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High-Risk Pregnancy

A pregnancy is referred to as high-risk if the mother or baby is at an increased risk for a health problem either during the pregnancy, during delivery, or following the birth. The diagnosis of high-risk pregnancy may be determined when reviewing medical history or during the ultrasound at 16–19 weeks gestation.

There are many things that can place an expectant mother at high risk, and though the term may sound scary, it is actually just a way for your pregnancy to be classified to make sure special attention is given to you throughout your pregnancy, during delivery and after the birth of your baby. Your obstetrician will be watching for any health problems that may surface in the early stages to ensure you have a successful delivery. With a high-risk pregnancy, closer monitoring will be needed, which may include more frequent visits with your primary caregiver, tests to monitor the medical problem, and/or blood tests.

Conditions that may Contribute to a High-Risk Pregnancy

There are some conditions that may place you and your baby at a higher risk for such problems as slowed growth of the baby; preterm labor; preeclampsia; and problems with the placenta. These conditions might include
  • Obesity or pre-pregnancy weight under 100 lbs.
  • Height under 5 ft.
  • Anatomical challenges; height under 5 ft., gynecological challenges
  • Alcohol or illegal drug use
  • Smoking
  • Age -- Younger than 17 or older than 35.
  • Multiple pregnancy
  • History of three or more miscarriages.
  • Your baby has been found to have a genetic condition, such as Down syndrome, or a heart, lung, or kidney problem.
  • Problem in a past pregnancy, such as:
    • Preterm labor.
    • Preeclampsia or seizures (eclampsia).
    • Baby with a genetic problem
  • Infections such as: HIV, hepatitis C, cytomegalovirus (CMV), chickenpox, rubella, toxoplasmosis, and syphilis.
  • Certain medications, such as lithium, phenytoin (such as Dilantin), valproic acid (Depakene), or carbamazepine (such as Tegretol).
  • Pre-mature labor
  • Fetal problems
  • Infertility treatment
  • Maternal cardiac disease
  • Family history of birth defects
  • History of delivery complications or bleeding

In addition, some health problems can place you at high risk, such as:

  • Diabetes
  • Cancer
  • High blood pressure
  • Kidney disease
  • Epilepsy
  • Heart valve problems
  • Sickle cell disease
  • Asthma
  • Lupus
  • Rheumatoid arthritis

If you have a medical condition, it's important to talk with your doctor before you decide to become pregnant. Your doctor can run tests, adjust medications, or discuss precautions you may need to take in order to ensure the health of you and your baby.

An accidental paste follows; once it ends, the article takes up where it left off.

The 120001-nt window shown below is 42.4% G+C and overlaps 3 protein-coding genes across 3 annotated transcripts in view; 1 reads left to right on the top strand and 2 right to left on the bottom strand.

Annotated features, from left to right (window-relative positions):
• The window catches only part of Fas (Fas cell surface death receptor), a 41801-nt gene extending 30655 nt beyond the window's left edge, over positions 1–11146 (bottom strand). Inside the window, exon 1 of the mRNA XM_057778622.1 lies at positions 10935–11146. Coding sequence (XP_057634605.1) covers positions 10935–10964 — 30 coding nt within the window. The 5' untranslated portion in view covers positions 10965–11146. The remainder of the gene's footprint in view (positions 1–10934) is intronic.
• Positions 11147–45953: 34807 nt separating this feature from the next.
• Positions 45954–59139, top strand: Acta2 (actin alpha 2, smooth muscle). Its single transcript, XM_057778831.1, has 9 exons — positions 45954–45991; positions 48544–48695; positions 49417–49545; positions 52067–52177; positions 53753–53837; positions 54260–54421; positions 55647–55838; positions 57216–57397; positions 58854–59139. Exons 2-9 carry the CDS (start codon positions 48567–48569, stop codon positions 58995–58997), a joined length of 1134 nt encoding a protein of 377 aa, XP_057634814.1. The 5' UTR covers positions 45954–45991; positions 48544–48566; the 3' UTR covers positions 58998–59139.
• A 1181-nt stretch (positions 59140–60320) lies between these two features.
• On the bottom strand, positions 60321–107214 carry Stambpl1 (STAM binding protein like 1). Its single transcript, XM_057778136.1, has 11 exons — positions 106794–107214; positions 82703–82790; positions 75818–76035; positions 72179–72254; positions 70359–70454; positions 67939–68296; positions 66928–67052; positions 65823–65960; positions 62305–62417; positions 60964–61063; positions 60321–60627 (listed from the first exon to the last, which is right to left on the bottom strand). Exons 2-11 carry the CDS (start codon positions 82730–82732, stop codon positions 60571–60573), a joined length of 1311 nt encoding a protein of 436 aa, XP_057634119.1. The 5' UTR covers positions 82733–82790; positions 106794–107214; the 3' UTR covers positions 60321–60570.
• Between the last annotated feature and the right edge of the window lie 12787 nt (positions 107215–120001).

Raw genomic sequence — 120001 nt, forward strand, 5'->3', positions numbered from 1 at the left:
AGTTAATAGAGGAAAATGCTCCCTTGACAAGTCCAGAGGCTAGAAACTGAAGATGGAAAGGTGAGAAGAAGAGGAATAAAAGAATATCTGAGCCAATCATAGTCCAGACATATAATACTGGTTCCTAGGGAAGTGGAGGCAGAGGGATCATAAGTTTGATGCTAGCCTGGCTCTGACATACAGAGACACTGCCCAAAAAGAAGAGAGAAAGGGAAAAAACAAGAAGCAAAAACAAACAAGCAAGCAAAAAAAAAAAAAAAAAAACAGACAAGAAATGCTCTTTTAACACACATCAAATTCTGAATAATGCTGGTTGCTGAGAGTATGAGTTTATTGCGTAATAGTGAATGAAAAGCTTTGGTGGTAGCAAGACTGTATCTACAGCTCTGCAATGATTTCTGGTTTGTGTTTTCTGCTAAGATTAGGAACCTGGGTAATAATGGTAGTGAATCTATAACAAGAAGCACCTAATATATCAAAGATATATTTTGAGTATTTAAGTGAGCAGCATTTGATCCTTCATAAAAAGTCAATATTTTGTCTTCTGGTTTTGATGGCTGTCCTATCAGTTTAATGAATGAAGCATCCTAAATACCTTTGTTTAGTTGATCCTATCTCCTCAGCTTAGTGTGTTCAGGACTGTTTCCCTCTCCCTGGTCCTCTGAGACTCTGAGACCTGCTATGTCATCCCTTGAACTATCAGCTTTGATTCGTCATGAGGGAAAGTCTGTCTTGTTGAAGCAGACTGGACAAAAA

Most patients will see only one healthcare provider during pregnancy, either an obstetrician, a midwife, or a nurse practitioner. However, those patients who have a medical condition may need to also see a specialist in high-risk obstetrics, called a perinatologist who practices maternal-fetal medicine.

High-Risk Obstetric Team

We recognize that childbirth is a major event in the lives of mothers and their families. The maternal fetal medicine staff at Summa Health is prepared to guide you through your pregnancy. We provide a multidisciplinary team, including maternal fetal medicine specialists, critical care specialist, cardiologist, pulmonary medicine, neurology and anesthesia to provide care and consultation 24 hours a day, seven days a week.

Summa offers outstanding care for women from preconception through pregnancy and delivery to ensure best possible outcomes. We provide preconception consultation for women planning pregnancy who may have high-risk concerns. During pregnancy, we see women during consultations and share care with their primary obstetric provider. We strongly encourage all pregnant women to regularly consult with their primary obstetric provider throughout their pregnancy for optimal prenatal care.

Maternal fetal medicine care and consultation is available 24 hours a day, seven days a week. Many times, pregnant women require urgent care, but may not be in Akron when an emergency happens.  For these women, we can arrange hospital-to-hospital transport to Summa Health.


Treatment of high-risk pregnancy will vary, dependent on the underlying condition and the stage of the pregnancy. 

Summa offers the Obstetrical Ultrasound Unit, where routine and high-risk pregnancies are evaluated with special emphasis on suspected fetal abnormalities. The unit performs Level II ultrasound-guided procedures including amniocentesis, chorionic villus sampling (CVS) and percutaneous umbilical blood sampling (PUBS), as well as fetal therapy such as in utero fetal transfusion.

Critical illness in pregnancy is uncommon but may arise from conditions unique to pregnancy, conditions exacerbated by pregnancy and coincidental conditions. The obstetric population has changed over the past decade and we are caring for older mothers with pre-existing disorders and advanced chronic medical conditions. It is therefore essential to adopt an early multidisciplinary approach for the care of these women.

A referral is required to see a maternal fetal medicine specialist. If you wish to schedule an appointment or referral, contact us online or call (330) 535-1143.

Dr. Angela Silber  Angela C. Silber, M.D., FACOG
Chief of Maternal Fetal Medicine
Summa Akron City Hospital

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